At present, both the GNC and HoR perversely benefit by strategically ignoring IS. First, each can facilitate an IS attack on the other. Secondly, both can use the IS threat as a rationale for demanding more international assistance. However, without an enforceable peace accord in place, the incoming weapons and political support would certainly be used to prolong the battle between the factions while disincentivising any compromise.

Conversely, fighting together could establish trust that could spill over to other arenas making a political accord more likely to hold. In particular, uniting against a common enemy could potentially provide a stepping stone for integrating and normalising the security sector - a daunting but vital task for Libyan stability. In short, creating a joint task force to coordinate the anti-IS fight must be on the table in the talks in Skhirat and be one of the first implemented parts of any signed deal.

Operational cooperation between the backers of the GNC and the HoR has implications that will quickly reach to the opposite banks of the Mediterranean. Traffickers promising refugees safe passage across the sea take advantage of the lawlessness of the Libyan “state”. Only with an accountable government supported by key militia stakeholders can the shoreline be controlled and traffickers halted.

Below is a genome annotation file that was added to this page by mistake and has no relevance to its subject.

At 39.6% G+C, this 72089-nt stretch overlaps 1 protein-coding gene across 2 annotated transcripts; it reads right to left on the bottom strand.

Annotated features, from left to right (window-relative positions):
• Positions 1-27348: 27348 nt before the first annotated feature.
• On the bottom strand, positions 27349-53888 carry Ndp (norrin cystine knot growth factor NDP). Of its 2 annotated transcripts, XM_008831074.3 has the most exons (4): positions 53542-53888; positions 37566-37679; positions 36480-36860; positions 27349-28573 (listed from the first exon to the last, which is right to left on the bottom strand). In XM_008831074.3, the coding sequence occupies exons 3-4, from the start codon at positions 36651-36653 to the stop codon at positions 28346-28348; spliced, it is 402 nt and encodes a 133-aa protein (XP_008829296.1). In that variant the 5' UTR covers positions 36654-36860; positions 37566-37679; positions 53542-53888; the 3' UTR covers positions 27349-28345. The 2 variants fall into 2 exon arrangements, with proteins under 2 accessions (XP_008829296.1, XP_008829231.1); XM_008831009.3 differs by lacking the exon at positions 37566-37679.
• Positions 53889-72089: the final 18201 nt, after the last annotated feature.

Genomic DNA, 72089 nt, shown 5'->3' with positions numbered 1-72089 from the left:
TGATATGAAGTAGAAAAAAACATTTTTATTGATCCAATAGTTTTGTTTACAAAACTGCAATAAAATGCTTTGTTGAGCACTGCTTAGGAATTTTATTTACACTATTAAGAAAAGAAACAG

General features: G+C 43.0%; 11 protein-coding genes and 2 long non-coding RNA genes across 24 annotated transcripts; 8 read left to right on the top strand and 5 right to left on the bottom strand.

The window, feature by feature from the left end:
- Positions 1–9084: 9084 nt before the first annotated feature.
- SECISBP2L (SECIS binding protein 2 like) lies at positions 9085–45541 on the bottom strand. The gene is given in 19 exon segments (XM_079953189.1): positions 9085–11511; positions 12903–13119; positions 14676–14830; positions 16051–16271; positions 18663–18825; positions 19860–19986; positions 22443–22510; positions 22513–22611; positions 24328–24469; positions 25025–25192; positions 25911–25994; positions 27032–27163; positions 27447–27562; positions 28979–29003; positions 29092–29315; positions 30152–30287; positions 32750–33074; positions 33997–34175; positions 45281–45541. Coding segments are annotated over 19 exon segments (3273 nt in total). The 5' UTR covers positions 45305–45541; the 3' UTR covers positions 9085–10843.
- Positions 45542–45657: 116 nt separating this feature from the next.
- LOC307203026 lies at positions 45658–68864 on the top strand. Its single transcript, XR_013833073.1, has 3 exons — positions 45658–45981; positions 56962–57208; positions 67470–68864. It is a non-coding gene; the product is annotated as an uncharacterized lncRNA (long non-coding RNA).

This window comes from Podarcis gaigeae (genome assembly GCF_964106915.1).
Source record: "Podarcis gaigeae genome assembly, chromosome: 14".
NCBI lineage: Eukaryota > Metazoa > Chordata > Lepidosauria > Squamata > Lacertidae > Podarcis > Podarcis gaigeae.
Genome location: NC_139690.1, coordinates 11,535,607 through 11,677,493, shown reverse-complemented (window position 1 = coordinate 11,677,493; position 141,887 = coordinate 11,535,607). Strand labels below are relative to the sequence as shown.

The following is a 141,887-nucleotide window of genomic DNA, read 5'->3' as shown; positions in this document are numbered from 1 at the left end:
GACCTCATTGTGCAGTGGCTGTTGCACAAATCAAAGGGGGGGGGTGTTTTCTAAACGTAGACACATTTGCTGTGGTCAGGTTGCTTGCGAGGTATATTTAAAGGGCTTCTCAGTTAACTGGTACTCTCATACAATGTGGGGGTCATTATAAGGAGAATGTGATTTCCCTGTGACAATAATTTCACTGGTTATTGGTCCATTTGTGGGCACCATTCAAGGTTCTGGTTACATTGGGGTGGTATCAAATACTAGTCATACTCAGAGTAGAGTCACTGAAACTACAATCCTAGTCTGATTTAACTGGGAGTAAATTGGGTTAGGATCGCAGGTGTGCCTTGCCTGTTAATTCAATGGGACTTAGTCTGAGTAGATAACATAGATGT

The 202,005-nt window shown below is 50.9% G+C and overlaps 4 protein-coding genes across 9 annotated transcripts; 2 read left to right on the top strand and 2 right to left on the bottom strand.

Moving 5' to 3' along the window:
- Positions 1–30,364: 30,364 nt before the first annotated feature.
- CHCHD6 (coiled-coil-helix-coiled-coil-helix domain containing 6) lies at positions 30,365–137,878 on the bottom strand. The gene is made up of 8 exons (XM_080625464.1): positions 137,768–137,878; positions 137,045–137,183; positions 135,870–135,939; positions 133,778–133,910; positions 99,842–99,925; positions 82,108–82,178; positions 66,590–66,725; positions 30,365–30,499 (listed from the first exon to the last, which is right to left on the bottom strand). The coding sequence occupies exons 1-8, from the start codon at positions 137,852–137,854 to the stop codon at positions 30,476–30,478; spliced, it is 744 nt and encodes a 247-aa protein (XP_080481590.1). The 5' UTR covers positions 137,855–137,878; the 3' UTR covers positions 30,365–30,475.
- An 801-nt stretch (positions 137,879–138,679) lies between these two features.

Furthermore, allowing the IS presence to grow unchecked will lead to terrorist outrages and a humanitarian crisis which will help spawn additional refugee waves while simultaneously creating more opportunities for global jihadi recruitment. The European Union should have more of an interest in focusing on the causes of the current refugee crisis - and therefore promoting cooperation and stability in Libya - than on merely mitigating its tragic symptoms.

Prospects for the success of the Skhirat process are grim, yet the implications of failure without a coherent Plan B are even worse. With an ascendant IS that considers its Libyan enclave increasingly important as a potential escape hatch from the Levant, it is imperative that the GNC, HoR, and their more moderate militia backers jointly engage to stem the threat. Haftar's divisive approach has already been tried - and found wanting. Only a broad-based anti-IS coalition could lay the groundwork for long-term Libyan stability, while also beginning to address the security and migration challenges already confronting Europe’s doorstep.

- Jason Pack is president of Libya-Analysis.com and a researcher of Middle Eastern History at Cambridge University.

The views expressed in this article belong to the author and do not necessarily reflect the editorial policy of Middle East Eye.

 

Photo: A refugee woman holds the dead body of her child as Libyan officials evacuate a group to Tripoli port after a refugee boat malfunctioned before being rescued by an oil tanker off the shore of Libya, on September 18 (AA).